Cybercriminals usually capitalize on the lack of awareness. Many companies manage to avoid professional IT advice and simple security measures, allowing hackers to steal sensitive data.
As many of us begin to work from home (WFH) or work more remotely than we typically ever have, it’s vital we take the steps in protecting our data, network, and IT infrastructure more than ever.
A time like this is a cybercriminal’s dream because they know our IT networks could be much weaker in our homes than they are in our office buildings.
It’s extremely important to make sure you’re up to date on the most common data security breaches and some of the best ways to prevent them from taking over your current IT infrastructure.
Common Data Security Breaches: Learn and Prepare
Ransomware attacks involve the cybercriminal taking your data "hostage" in exchange for payment. In most cases, hackers encrypt your data and promise to release it after you pay up.
For the majority of companies, a ransomware attack leads to downtime. We can safely guess that most companies, including yours, can’t afford downtime, right?
Unfortunately, paying the criminal doesn't always resolve the matter. The hacker may get the payment but fail to unlock the file. Even if the data is back, you can't be sure that the machine (where the ransomware appeared) is secure for further storage of sensitive information, such as social security numbers, business bank account numbers, or personal identifiable information or your staff or customers.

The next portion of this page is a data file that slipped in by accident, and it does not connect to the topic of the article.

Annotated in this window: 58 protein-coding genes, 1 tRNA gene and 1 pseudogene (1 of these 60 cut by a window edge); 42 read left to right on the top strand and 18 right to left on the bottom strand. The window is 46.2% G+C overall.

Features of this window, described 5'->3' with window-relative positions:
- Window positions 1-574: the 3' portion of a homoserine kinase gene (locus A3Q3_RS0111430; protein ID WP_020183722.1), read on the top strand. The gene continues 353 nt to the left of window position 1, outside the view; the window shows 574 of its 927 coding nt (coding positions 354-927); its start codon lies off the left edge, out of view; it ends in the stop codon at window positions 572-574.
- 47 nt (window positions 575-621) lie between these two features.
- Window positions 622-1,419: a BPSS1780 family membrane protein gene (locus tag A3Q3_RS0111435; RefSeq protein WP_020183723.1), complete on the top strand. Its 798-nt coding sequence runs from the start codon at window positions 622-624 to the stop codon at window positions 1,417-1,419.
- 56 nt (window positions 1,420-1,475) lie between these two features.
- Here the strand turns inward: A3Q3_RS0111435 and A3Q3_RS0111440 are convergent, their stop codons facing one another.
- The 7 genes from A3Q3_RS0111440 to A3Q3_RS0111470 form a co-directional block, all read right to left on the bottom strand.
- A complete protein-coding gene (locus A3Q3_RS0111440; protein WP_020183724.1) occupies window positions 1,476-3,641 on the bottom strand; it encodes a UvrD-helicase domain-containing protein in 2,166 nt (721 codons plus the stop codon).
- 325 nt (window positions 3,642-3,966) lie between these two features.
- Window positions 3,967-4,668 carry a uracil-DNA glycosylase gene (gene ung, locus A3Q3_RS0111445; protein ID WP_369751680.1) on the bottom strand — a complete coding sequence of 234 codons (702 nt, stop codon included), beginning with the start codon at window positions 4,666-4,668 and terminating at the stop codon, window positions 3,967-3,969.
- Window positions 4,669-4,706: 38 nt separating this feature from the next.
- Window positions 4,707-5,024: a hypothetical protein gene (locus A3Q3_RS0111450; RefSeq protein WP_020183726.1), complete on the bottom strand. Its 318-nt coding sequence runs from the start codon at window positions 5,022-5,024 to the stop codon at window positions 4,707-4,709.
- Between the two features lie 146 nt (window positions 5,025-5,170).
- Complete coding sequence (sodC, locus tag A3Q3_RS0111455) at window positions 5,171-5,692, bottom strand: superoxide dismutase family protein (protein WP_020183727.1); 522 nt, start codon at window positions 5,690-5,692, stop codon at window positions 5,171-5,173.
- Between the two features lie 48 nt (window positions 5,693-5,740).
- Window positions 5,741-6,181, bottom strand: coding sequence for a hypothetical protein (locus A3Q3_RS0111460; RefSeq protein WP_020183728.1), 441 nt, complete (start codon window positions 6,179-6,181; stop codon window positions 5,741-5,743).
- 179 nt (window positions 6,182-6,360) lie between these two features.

Ransomware usually comes embedded in a phishing email or gets downloaded to the computer automatically when you visit a malicious website.
Keep your antivirus updated - to keep the chances of ransomware security breaches to a minimum, make sure you are using top-notch antivirus software and keeping it updated regularly.
Ignore pop-up installation messages - if a message pops up when you are visiting the website, asking you to download something, don't do it. Search for a secure downloading source.
Create backup - you are immune to ransom demands if you have all your data backed up. Use a combination of online and offline storage methods to ensure a 100% backup.
Keep your software updated – hackers always look for loopholes in the off-the-shelf software to find a way to seep into your files. Update your software and apps timely to make sure all the necessary security patches are in place.
Malware is malicious software that makes its way into your system to steal or damage your business and personal information. The most common examples of malware are viruses, Trojans, and spyware. Ransomware is a subdivision of malware.
Here’s what you should do:
Don't click - if you don't trust the source of information explicitly, don't click the links offered in emails, pop-up messages, text messages, and on websites.
Don't download - unless you are on a secure and respectable website, don't download any files or programs.
Look for the lock - websites without padlocks near the URL aren't secure. Any information you download or copy from them could be infected.
Install a firewall - firewalls block unauthorized access and provide an extra barrier against malware.
Keep software update - make sure all your apps and antivirus software is updated to use the freshest weapons against malware.
Happy clicking and downloading days are over.
3. Unauthorized Access
Gaining access to your sensitive information is possible through employees, human error, lack of security measures, and more. Forgetting to set up a password or leaving an unlocked or open file for others to see could lead to a security breach with costly consequences, or even identity theft of your employees.
Set up a strong password policy - passwords must be strong and contain symbols, uppercase letters, and numbers. They must be changed every 60 to 90 days. If you have numerous passwords, use a password manager for security.